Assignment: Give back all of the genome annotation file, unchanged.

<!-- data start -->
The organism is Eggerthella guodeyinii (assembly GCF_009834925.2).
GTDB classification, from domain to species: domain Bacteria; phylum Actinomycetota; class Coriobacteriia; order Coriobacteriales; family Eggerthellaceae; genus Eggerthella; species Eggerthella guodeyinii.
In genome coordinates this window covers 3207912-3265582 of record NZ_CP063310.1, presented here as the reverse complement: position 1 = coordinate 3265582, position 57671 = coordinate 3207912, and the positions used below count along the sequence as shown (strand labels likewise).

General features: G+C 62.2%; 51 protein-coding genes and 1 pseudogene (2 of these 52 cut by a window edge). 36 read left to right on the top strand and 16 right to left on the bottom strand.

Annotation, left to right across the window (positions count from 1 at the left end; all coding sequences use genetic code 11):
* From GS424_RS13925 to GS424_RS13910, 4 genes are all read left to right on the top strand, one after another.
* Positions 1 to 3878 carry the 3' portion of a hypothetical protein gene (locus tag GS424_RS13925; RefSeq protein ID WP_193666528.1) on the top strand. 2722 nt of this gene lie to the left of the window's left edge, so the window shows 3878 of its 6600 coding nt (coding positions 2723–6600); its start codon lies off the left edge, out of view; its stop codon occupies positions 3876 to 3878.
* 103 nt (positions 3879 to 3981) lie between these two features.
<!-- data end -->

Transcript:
The organism is Eggerthella guodeyinii (assembly GCF_009834925.2).
GTDB classification, from domain to species: domain Bacteria; phylum Actinomycetota; class Coriobacteriia; order Coriobacteriales; family Eggerthellaceae; genus Eggerthella; species Eggerthella guodeyinii.
In genome coordinates this window covers 3207912-3265582 of record NZ_CP063310.1, presented here as the reverse complement: position 1 = coordinate 3265582, position 57671 = coordinate 3207912, and the positions used below count along the sequence as shown (strand labels likewise).

General features: G+C 62.2%; 51 protein-coding genes and 1 pseudogene (2 of these 52 cut by a window edge). 36 read left to right on the top strand and 16 right to left on the bottom strand.

Annotation, left to right across the window (positions count from 1 at the left end; all coding sequences use genetic code 11):
* From GS424_RS13925 to GS424_RS13910, 4 genes are all read left to right on the top strand, one after another.
* Positions 1 to 3878 carry the 3' portion of a hypothetical protein gene (locus tag GS424_RS13925; RefSeq protein ID WP_193666528.1) on the top strand. 2722 nt of this gene lie to the left of the window's left edge, so the window shows 3878 of its 6600 coding nt (coding positions 2723–6600); its start codon lies off the left edge, out of view; its stop codon occupies positions 3876 to 3878.
* 103 nt (positions 3879 to 3981) lie between these two features.